Elisabeth Wood's account of insurgent collective action in El Salvador is based on oral histories gathered from peasants who supported the insurgency and those who did not, as well as on interviews with military commanders from both sides. She explains how widespread support among rural people for the leftist insurgency during the civil war in El Salvador challenges conventional interpretations of collective action. Those who supplied tortillas, information, and other aid to guerillas took mortal risks and yet stood to gain no more than those who did not.
List of illustrations and tables; Preface and acknowledgments; List of abbreviations; 1. The puzzle of insurgent collective action; 2. Ethnographic research in the shadow of civil war; 3. Redrawing the boundaries of class and citizenship; 4. From political mobilization to armed insurgency; 5. The political foundations of dual sovereignty; 6. The re-emergence of civil society; 7. Campesino accounts of insurgent participation; 8. Explaining insurgent collective action; Epilogue: legacies of an agrarian insurgency; Appendix: A model of high-risk collective action by subordinate social actors; Chronology of El Salvador's civil war; List of references.
Winner, 2005 Gregory Luebbert Book Award of the Comparative Politics section of the American Political Science Association
Honorable Mention, Best Book Award of the Comparative-Historical section of the American Sociological Association
"...worthwhile, because [Wood] manages to bring the war before the reader's eyes, primarily through the words of the many men and women she interviewed over a period of almost 10 years...The very fact that so many people were willing to speak with her testifies to the level of trust she achieved with them." America
"Elisabeth Wood's rigorous study of individual motivations and mobilization in El Salvador will be required reading for students of collective action and civil war. Her unique combination of rich ethnography and rigorous theory represents social science at its best." Stathis N. Kalyvas, Yale University
"This book addresses an absolutely fundamental question in both social history and the study of revolutions: Under what circumstances and with what motivations do rural people mobilize collectively to achieve change? Building on ethnographic fieldwork and oral histories, Wood argues that the actions of rural people in El Salvador constituted an 'assertion of citizenship' not reducible to any calculation of the probability of altering outcomes or achieving exclusive benefits. With a delicate sense of social process, she demonstrates the 'pleasures of agency' that were possible even in the shadow of civil war. This is an elegant, important, and inspiring study." Rebecca J. Scott, University of Michigan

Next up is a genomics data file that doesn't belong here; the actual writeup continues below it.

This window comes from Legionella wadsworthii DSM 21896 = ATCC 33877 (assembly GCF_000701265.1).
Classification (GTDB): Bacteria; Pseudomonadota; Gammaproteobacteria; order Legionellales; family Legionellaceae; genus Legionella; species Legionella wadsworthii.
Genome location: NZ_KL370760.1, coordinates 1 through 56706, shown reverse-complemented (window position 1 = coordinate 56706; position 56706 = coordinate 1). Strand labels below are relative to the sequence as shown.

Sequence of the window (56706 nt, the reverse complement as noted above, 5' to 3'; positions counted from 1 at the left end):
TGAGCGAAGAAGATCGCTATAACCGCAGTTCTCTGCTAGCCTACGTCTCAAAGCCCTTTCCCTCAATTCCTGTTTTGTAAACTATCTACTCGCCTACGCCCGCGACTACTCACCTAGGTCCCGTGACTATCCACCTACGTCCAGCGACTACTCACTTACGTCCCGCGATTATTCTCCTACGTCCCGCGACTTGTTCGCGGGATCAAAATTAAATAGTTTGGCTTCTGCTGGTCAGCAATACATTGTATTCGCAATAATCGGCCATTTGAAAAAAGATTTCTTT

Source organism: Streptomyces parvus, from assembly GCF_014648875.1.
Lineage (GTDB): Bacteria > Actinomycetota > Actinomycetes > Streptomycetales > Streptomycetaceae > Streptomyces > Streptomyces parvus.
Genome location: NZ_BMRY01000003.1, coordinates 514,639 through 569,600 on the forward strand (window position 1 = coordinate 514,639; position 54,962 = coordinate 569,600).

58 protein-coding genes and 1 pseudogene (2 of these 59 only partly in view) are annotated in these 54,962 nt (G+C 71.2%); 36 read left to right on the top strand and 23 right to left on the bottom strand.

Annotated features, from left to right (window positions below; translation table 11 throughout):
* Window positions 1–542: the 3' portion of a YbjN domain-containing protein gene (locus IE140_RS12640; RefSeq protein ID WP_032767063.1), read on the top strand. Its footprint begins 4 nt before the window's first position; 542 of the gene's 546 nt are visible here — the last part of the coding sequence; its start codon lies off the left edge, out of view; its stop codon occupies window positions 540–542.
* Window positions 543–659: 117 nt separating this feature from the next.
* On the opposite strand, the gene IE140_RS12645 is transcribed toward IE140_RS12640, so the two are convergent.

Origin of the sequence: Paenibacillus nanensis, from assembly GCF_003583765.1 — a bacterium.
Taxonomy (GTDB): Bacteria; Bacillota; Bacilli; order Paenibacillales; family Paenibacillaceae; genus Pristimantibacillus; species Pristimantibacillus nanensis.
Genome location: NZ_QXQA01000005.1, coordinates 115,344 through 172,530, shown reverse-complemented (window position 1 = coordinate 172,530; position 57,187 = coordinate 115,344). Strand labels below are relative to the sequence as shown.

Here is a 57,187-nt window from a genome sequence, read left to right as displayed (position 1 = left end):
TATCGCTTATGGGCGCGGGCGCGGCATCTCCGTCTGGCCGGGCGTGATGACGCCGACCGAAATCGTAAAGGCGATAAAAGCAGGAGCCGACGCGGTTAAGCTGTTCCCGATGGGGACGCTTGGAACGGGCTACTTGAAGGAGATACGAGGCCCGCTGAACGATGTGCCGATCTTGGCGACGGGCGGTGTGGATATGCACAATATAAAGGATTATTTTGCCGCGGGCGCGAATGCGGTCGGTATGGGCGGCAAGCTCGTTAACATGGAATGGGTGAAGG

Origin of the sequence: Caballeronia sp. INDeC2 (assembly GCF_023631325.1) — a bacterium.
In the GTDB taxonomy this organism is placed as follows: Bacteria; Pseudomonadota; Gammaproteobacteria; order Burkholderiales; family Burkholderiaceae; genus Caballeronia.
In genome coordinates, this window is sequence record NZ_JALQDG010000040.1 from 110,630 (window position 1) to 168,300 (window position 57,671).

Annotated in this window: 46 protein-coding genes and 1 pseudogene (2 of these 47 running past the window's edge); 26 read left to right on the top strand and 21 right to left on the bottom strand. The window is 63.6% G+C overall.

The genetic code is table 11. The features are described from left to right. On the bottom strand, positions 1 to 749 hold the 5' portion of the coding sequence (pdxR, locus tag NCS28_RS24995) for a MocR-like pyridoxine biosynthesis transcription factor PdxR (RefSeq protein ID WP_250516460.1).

"Wood shares with us the voices and experiences of Salvadorans who, most extraordinarily, were interviewed in large numbers over many years and with amazing diligence and intensity by the author, despite their contemporary involvements in a hideously violent civil war. Particularly notable is her careful, even meticulous, discussion of the problems of establishing 'real' memories in such a setting. She is also good, very good, at dissecting debates about collective action theories and theories of revolution. And the discussions about the social import of mapmaking are just flat out lovely and feel so very human, which is (alas) not something you can say very often about a work of sophisticated social science. While her own discipline is political science, she draws on and herself surely enriches the fields of sociology, anthropology, cultural studies, and Latin American studies writ large." Timothy Wickham-Crowley, Georgetown University
"This is a well-written and enlightening book, exemplary in its clear and convincing discussion of methodological choices, empirical data, and theoretical explanation." Contemporary Sociology, Jon Shefner, University of Tennessee
"Wood goes beyond the traditional revolutionary intellectuals’ accounts that tend to dominate the discussion of revolutionary action to describe the formation of revolutionary identity among campesinos in El Salvador’s rural areas” –Ryan Wilson, Latin American Perspectives